Poetry — April 2, 2017 12:03 — 1 Comment

Five Poems – Derek Graf


Drive, he said, pushing
his dry fingers inside me,

if anyone asks
we went for a drive.

My uncle ashes
his cigarette

on a dinner plate,
pulls his wallet out

of last night’s jeans.
Every day I tell myself

I will not become him.
Drive, he said, throwing

my blood-stained shorts
in the trash, if anyone asks

we went for a drive.




I remember the row
of dolls’ heads lined up

on a shelf above a radio
he played the whole time.

I close my eyes, remember
this in a dream, maybe,

or waking confusion—
what difference does it make?

I wonder if anyone looked
for me those hours after school

my uncle had me pinned against
the couch, naked and named.

Years later, I take a hammer
to the dolls’ heads, the radio.

Children run down narrow
flights of stairs, a street

magician floats his silver
globe through plastic hoops.

I remember the long drive
to the hospital the night

I couldn’t stop bleeding,
the confusion of dreams

and the memories within them.
What I longed for was taken

from me, divided into fear.




I have to inhabit three bodies
at once to understand the man

who pulled the child into his
room. I remember every word

he said and still I’m a substitute
in all but the worst memories.

These books say the lover
in me will find a safe bed

in a room with my new body.
I would vomit this spoil

and cowardice out of me
in answer to no one. I would.

But the story is always so familiar:
we all have someone we need to see

when an alternative kind of life
is imperative. I remember his small,

crooked teeth, tan-lines on his chest,
and the sore days after. Nothing

to worry about, he said—everyone
knows you’re in a safe place.






A gym towel heavy
with another man’s sweat.

If I had a body without
such local history, without

countless identical examples:
my tongue swells with the sound

of his name, and the day hangs
from the coat-hook. Ignore it,

I tell myself. Ignore the locust trees
and the burn-pit in your mouth:

remember his hands on your chest,
his tongue in your ear, his name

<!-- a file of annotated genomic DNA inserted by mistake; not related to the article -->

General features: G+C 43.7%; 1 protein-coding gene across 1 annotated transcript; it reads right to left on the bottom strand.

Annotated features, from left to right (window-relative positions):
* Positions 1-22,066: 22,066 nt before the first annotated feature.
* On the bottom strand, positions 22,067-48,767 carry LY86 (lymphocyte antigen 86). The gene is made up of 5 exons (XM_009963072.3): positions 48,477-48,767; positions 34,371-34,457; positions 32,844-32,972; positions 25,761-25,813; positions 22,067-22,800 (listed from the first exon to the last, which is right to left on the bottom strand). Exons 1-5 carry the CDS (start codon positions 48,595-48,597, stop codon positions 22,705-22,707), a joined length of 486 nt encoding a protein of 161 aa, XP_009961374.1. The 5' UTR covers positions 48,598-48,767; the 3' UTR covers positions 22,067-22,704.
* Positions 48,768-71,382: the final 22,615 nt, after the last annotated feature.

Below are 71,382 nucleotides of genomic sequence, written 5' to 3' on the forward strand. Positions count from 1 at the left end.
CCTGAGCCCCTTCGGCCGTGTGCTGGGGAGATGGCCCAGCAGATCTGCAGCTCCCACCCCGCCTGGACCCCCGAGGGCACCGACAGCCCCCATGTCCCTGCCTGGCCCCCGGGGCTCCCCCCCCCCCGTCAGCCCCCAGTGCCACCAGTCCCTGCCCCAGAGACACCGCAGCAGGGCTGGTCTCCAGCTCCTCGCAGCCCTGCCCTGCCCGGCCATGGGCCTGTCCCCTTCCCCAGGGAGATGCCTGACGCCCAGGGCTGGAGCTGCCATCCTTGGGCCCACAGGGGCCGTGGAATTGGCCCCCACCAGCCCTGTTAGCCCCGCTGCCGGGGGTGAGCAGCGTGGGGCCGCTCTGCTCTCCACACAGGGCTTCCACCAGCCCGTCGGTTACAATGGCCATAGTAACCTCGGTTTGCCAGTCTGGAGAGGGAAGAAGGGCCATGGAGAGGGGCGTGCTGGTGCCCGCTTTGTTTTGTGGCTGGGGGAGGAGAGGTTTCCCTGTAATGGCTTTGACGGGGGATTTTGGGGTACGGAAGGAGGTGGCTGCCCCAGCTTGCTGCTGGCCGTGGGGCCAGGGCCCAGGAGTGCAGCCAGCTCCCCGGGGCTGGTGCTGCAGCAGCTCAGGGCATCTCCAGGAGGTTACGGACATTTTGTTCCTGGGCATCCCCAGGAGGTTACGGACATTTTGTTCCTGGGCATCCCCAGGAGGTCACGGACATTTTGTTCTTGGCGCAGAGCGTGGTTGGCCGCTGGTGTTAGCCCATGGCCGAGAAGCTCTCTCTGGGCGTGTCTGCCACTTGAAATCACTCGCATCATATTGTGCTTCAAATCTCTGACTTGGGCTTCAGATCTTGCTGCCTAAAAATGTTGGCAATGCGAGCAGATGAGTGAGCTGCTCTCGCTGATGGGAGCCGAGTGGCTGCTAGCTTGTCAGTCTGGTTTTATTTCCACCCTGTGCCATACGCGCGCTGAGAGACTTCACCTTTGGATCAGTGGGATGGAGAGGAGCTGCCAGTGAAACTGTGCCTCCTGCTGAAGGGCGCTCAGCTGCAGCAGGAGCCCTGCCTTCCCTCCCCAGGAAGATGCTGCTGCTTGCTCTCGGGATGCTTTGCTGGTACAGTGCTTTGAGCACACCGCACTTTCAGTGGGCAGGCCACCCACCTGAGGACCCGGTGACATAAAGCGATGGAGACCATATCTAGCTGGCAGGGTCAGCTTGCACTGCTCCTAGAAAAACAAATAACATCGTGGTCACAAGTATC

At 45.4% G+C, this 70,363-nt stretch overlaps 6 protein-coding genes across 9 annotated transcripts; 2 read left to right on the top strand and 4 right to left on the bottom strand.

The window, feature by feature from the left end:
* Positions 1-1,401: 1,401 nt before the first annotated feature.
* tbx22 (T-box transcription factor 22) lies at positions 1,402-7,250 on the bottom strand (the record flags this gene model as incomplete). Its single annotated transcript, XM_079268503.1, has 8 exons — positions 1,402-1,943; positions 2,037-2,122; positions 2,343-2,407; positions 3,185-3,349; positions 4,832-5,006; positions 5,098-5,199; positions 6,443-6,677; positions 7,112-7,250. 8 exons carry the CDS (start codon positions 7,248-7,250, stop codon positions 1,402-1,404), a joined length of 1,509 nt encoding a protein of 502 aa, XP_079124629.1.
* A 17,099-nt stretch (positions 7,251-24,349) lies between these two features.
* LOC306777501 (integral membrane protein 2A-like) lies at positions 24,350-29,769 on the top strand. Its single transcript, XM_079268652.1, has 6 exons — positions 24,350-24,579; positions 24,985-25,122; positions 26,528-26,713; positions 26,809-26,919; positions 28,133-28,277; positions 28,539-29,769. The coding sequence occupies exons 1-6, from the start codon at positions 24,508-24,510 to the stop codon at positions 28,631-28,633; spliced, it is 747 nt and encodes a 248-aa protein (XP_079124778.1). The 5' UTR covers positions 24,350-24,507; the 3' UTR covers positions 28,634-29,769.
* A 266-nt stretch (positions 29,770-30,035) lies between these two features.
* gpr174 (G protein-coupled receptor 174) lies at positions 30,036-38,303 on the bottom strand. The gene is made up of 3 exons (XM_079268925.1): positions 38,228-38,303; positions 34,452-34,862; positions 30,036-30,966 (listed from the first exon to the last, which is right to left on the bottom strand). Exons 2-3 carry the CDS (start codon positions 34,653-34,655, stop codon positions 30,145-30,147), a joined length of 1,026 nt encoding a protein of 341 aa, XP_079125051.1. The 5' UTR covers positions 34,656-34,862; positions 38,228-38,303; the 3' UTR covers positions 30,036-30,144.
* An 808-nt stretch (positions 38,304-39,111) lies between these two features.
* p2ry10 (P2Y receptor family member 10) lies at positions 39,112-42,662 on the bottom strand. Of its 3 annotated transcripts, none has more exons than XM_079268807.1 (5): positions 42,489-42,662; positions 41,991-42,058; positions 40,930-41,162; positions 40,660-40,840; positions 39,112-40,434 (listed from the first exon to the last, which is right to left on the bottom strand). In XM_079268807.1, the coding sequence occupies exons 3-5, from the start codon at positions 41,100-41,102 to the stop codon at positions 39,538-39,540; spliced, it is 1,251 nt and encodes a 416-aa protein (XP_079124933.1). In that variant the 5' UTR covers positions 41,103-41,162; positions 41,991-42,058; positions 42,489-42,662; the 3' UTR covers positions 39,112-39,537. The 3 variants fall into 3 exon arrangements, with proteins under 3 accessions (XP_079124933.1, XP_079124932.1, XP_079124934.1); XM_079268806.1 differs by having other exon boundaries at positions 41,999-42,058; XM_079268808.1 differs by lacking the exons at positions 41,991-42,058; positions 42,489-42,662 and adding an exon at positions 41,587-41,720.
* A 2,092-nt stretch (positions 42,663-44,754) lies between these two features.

waxing down your spine.
Translated from the Latin,

texting strangers all weekend,
in America we carry shame

around without shame.
Translated from the English,

is it wrong that I lack belief
in what’s left of my body?




In another drunk text Ryan
promised to slit his wrists

and leave his body
on the bathroom floor.

He wanted me to find him
like that, an act he rehearsed

nightly. Standing outside
his apartment for an hour

with no answer, I almost
wanted to believe him.

All those nights he looked
for someone to walk him home

after last call, after the vodka
tonics, forty dollar tabs, falling

asleep in some torn leather
booth, the nights he wouldn’t

wake up no matter how hard
I pushed him, the hospital

lobbies I waited in until dawn.
All those nights I refused

to leave with him—I can’t
say who was more afraid

of the other. Did I want him
to ask me inside just to see

if he could get it up?
Was he afraid he’d mistake

my body and mouth
for someone else? He would

stumble away, almost falling
against the jukebox, pushing

aside everyone in his way—
when he’d show up

hours later, too drunk
to know why I’m there,

begging for another,
I’d drive him back

to my place where all
we’d ever do, no matter

what I hoped, was sleep.


Derek's poems have been published in Portland Review, Word Riot, and Booth. He lives in Lawrence, KS.

One Comment

  1. Charity says:

    Devastating. Beautiful. Thank you.

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What am I?

Bioluminescent eye
That sees by the shine
Of its own light. Lies

Blind me. I am the seventh human sense
And my stepchild,

Scientists can't find me.

Januswise I make us men;
Was my image then—

Remind me:

The awful fall up off all fours
From the forest
To the hours…

Tick, Tock: Divine me.

-- Richard Kenney